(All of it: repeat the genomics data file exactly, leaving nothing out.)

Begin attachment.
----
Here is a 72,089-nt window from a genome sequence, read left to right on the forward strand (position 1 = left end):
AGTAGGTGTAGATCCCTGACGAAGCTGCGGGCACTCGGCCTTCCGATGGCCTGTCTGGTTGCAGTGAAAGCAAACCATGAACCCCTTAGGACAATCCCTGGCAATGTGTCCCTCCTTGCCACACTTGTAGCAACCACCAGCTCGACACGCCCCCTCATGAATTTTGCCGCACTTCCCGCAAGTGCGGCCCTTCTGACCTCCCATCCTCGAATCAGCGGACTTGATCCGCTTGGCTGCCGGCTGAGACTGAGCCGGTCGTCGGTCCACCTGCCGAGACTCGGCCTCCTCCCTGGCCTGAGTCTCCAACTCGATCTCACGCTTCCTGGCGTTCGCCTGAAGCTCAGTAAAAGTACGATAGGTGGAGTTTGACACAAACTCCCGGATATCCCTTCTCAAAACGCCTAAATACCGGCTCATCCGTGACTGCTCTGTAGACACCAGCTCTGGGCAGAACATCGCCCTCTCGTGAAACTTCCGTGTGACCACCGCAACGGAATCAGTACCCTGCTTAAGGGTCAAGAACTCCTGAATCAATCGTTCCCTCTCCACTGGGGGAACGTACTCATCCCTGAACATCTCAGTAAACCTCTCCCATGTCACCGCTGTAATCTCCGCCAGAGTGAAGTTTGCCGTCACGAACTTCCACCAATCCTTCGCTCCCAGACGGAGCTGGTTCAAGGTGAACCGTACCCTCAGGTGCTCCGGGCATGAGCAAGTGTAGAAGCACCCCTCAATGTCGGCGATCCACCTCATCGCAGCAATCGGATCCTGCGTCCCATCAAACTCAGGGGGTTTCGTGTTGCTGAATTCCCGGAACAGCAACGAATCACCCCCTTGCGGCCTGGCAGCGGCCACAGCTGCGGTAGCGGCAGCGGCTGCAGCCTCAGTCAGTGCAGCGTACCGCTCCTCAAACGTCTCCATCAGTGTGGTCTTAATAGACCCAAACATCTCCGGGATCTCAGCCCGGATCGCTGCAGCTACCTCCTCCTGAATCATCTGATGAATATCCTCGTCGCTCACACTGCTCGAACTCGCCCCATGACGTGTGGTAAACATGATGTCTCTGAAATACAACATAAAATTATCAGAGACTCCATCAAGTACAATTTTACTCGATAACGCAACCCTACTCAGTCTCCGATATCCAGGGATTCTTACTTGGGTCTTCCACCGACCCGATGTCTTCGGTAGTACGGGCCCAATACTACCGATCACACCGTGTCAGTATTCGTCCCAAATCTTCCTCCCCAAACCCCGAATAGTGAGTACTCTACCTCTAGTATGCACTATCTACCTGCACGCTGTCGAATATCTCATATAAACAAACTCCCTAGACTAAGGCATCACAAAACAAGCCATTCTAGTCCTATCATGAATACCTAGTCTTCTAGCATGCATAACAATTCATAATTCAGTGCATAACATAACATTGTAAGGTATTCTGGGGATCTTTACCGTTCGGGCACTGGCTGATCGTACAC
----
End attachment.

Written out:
Here is a 72,089-nt window from a genome sequence, read left to right on the forward strand (position 1 = left end):
AGTAGGTGTAGATCCCTGACGAAGCTGCGGGCACTCGGCCTTCCGATGGCCTGTCTGGTTGCAGTGAAAGCAAACCATGAACCCCTTAGGACAATCCCTGGCAATGTGTCCCTCCTTGCCACACTTGTAGCAACCACCAGCTCGACACGCCCCCTCATGAATTTTGCCGCACTTCCCGCAAGTGCGGCCCTTCTGACCTCCCATCCTCGAATCAGCGGACTTGATCCGCTTGGCTGCCGGCTGAGACTGAGCCGGTCGTCGGTCCACCTGCCGAGACTCGGCCTCCTCCCTGGCCTGAGTCTCCAACTCGATCTCACGCTTCCTGGCGTTCGCCTGAAGCTCAGTAAAAGTACGATAGGTGGAGTTTGACACAAACTCCCGGATATCCCTTCTCAAAACGCCTAAATACCGGCTCATCCGTGACTGCTCTGTAGACACCAGCTCTGGGCAGAACATCGCCCTCTCGTGAAACTTCCGTGTGACCACCGCAACGGAATCAGTACCCTGCTTAAGGGTCAAGAACTCCTGAATCAATCGTTCCCTCTCCACTGGGGGAACGTACTCATCCCTGAACATCTCAGTAAACCTCTCCCATGTCACCGCTGTAATCTCCGCCAGAGTGAAGTTTGCCGTCACGAACTTCCACCAATCCTTCGCTCCCAGACGGAGCTGGTTCAAGGTGAACCGTACCCTCAGGTGCTCCGGGCATGAGCAAGTGTAGAAGCACCCCTCAATGTCGGCGATCCACCTCATCGCAGCAATCGGATCCTGCGTCCCATCAAACTCAGGGGGTTTCGTGTTGCTGAATTCCCGGAACAGCAACGAATCACCCCCTTGCGGCCTGGCAGCGGCCACAGCTGCGGTAGCGGCAGCGGCTGCAGCCTCAGTCAGTGCAGCGTACCGCTCCTCAAACGTCTCCATCAGTGTGGTCTTAATAGACCCAAACATCTCCGGGATCTCAGCCCGGATCGCTGCAGCTACCTCCTCCTGAATCATCTGATGAATATCCTCGTCGCTCACACTGCTCGAACTCGCCCCATGACGTGTGGTAAACATGATGTCTCTGAAATACAACATAAAATTATCAGAGACTCCATCAAGTACAATTTTACTCGATAACGCAACCCTACTCAGTCTCCGATATCCAGGGATTCTTACTTGGGTCTTCCACCGACCCGATGTCTTCGGTAGTACGGGCCCAATACTACCGATCACACCGTGTCAGTATTCGTCCCAAATCTTCCTCCCCAAACCCCGAATAGTGAGTACTCTACCTCTAGTATGCACTATCTACCTGCACGCTGTCGAATATCTCATATAAACAAACTCCCTAGACTAAGGCATCACAAAACAAGCCATTCTAGTCCTATCATGAATACCTAGTCTTCTAGCATGCATAACAATTCATAATTCAGTGCATAACATAACATTGTAAGGTATTCTGGGGATCTTTACCGTTCGGGCACTGGCTGATCGTACAC